Ivan Orlov's Personal Site

🇬🇧 ENG | 🇷🇺 РУС

quiet ward
serpion space
19/16 butyrskaya
rodchenko school

1. essay number (...)

books and zines
6. early works — prt.1
5. metro
4. and some of us no longer care
3. pigs farm
2. quiet ward
1. a man and the sea

telegram channel

essay number two hundred fifty-one — plus or minus sixty-three — seventy-five

I never went to clubs alone. Only in Primorsky did I dance at night “under clozapine” - everyone looked away from me. In Moscow, never.

(I don't know what these two girls are doing here. They've got me searching half the archives.)

So I'm assuming, you pick two girls, not prostitutes, and when they're kind of okay with the “approach”, I order two “meet down” cocktails and get four espressos for myself. And then you have to pretend like I've swallowed two “wheels” with hearts drawn on them, pretend I'm Dmitry Medvedev smoking an AK47, and tell an interesting story, hypnotize the girls and take them into slavery.

☆ ☆ ☆

No, I'm lying. I went alone to a Moscow club — about ten times. It belonged to people from the Caucasus, I still don't know which ones.

It was brutal. Real brutality. It lasted two or four hours, I'll attach pictures later.

It was a freak club. I was filming on weekends and there was a “show” with scary topless women and half-naked men. They were dancing or something, mind you, this file is not vertical. I was fucking dying to shoot those clubgoers. I'm not talking about the music, it's terrible from start to finish. It's like a hell of a rattle.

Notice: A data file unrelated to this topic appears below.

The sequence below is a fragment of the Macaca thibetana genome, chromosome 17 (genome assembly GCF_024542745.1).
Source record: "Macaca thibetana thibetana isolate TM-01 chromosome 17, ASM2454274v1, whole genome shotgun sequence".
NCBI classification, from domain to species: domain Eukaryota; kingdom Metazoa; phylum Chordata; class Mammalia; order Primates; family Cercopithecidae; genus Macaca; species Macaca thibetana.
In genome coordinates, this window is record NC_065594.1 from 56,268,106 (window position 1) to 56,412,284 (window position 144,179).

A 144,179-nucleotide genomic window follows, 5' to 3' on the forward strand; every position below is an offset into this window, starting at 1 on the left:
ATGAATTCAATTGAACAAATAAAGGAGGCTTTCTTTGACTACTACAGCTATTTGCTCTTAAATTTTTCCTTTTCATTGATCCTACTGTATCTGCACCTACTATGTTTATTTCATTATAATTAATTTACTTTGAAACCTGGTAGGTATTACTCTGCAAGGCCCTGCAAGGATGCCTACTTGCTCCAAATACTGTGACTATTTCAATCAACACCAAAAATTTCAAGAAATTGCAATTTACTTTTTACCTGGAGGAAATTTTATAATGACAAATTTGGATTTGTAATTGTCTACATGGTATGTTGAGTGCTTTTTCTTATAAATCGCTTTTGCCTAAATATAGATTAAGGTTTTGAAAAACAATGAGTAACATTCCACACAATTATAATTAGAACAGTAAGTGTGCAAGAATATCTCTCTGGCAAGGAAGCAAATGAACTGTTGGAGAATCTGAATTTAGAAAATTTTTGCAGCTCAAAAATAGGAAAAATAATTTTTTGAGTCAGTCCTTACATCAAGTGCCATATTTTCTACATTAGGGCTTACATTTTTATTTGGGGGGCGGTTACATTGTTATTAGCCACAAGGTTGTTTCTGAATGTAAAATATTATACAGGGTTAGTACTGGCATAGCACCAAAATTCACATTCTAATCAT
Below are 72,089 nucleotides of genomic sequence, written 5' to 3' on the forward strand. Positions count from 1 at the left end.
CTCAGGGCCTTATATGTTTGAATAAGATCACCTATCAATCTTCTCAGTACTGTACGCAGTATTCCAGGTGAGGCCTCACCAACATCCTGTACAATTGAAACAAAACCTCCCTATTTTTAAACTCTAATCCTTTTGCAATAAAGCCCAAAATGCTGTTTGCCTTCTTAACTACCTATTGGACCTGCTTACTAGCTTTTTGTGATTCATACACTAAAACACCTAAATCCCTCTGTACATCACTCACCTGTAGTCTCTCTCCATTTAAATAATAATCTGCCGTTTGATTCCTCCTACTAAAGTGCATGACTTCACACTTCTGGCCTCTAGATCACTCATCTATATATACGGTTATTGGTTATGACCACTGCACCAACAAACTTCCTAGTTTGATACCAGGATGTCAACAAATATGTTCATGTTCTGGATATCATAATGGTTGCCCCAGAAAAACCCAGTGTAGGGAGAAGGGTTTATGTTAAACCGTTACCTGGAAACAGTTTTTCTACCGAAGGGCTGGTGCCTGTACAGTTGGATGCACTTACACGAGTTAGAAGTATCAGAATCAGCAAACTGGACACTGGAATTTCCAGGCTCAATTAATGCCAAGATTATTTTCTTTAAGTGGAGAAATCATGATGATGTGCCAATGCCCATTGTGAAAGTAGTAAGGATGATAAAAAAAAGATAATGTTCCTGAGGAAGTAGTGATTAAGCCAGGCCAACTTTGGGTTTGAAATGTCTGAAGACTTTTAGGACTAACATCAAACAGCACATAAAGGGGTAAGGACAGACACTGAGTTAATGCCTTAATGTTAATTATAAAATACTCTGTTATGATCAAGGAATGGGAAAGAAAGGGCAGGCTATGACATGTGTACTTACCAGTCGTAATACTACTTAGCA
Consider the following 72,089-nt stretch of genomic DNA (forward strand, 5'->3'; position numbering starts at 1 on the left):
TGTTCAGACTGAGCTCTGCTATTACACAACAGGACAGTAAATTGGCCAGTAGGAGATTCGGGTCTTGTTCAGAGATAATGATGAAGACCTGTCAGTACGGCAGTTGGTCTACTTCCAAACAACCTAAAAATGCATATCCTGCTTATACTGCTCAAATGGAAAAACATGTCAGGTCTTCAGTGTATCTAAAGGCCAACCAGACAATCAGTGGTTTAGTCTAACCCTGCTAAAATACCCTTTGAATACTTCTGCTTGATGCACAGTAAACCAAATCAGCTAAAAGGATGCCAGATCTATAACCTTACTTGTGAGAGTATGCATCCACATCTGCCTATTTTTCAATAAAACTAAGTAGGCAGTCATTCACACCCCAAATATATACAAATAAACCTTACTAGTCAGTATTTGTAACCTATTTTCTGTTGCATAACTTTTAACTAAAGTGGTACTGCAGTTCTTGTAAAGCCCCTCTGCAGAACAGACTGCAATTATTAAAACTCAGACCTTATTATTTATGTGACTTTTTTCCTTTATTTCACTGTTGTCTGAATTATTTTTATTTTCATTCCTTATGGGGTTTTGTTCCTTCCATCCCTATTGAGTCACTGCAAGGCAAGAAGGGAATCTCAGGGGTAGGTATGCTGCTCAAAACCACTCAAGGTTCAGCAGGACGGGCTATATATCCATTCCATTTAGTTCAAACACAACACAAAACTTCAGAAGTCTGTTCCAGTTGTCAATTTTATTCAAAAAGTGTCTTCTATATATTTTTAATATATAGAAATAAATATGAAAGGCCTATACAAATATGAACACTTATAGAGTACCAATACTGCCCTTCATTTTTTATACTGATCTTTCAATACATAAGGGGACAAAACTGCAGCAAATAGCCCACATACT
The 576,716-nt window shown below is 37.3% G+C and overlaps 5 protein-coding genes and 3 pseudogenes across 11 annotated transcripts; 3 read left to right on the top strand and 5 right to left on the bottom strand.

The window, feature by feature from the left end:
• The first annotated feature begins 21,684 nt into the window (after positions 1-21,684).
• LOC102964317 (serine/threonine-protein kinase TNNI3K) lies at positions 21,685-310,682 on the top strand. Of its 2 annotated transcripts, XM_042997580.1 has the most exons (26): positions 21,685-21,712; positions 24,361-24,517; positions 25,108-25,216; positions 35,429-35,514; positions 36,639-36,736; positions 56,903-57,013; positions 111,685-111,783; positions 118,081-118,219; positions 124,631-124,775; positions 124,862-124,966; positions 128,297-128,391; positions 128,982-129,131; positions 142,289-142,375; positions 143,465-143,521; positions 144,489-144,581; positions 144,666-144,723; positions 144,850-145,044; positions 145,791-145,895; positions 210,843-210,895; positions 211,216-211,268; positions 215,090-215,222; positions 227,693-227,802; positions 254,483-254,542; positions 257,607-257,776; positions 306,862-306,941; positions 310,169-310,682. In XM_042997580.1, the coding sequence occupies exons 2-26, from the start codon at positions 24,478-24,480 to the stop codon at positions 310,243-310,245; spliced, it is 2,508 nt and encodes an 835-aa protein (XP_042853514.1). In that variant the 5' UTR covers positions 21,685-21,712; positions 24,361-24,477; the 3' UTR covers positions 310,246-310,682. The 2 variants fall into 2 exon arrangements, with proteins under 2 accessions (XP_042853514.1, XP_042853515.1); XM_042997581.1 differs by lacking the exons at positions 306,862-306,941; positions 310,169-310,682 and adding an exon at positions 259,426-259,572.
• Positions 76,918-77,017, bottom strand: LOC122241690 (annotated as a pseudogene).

I was getting two or four thousands a night.

I hit it off with the bartender, there was free coffee. I showed him my iPod playlist, it was The Green - Non Phixion, we got to know each other. We walked around the room when there was nothing to do.

There was a common area and there was a karaoke area. I was filming here and there and there and there.


The cops from Petrovka 38 came to the karaoke room. They told me that if their pictures appeared on the Internet, something bad would happen to me, a soldering iron to all of them in one place (save me, grandfather). One of them, the “main” one, grabbed my lens, and I had one of the cheapest lenses of the whole line at the time, smiled with a smirk and said something - with a sneer or not - it's not clear.

There was an incident. In karaoke were these police officers, at the next table sat some man. They quarreled over the queue, they didn't understand whose time it was to sing the song “about Alyoshka” (or whatever they were listening to). It came to a fight. Three cops kicked this one dude's ass, went outside and continued the affair. The cop pulled a gun. The guard twisted him. I don't know what happened next.

I don't remember much from those days. I talked to the director of the place, but I didn't hear anything, so he sent me to the manager.

☆ ☆ ☆

I would finish 10-15 minutes earlier than I was supposed to, because I couldn't do the job anymore, my head was spinning.

I drank coffee and talked to Nadia, who got me a job there, she's a singer; and to the bartender, sorry, I forgot your name.

I drank coffee and waited for the trams to start running. I would take the tram to the subway, and then either go to a coffee house to play poker on my laptop and drink coffee, or go home. Once I came and woke up Mariam after work, and once after the club I came to the church for a training shoot, at that time I went to a course, there was a liturgy and then confession. I think because of me the bishop said that we (there were other students with me) were filming like paparazzi, brazen and not respectable. Father, my apologies.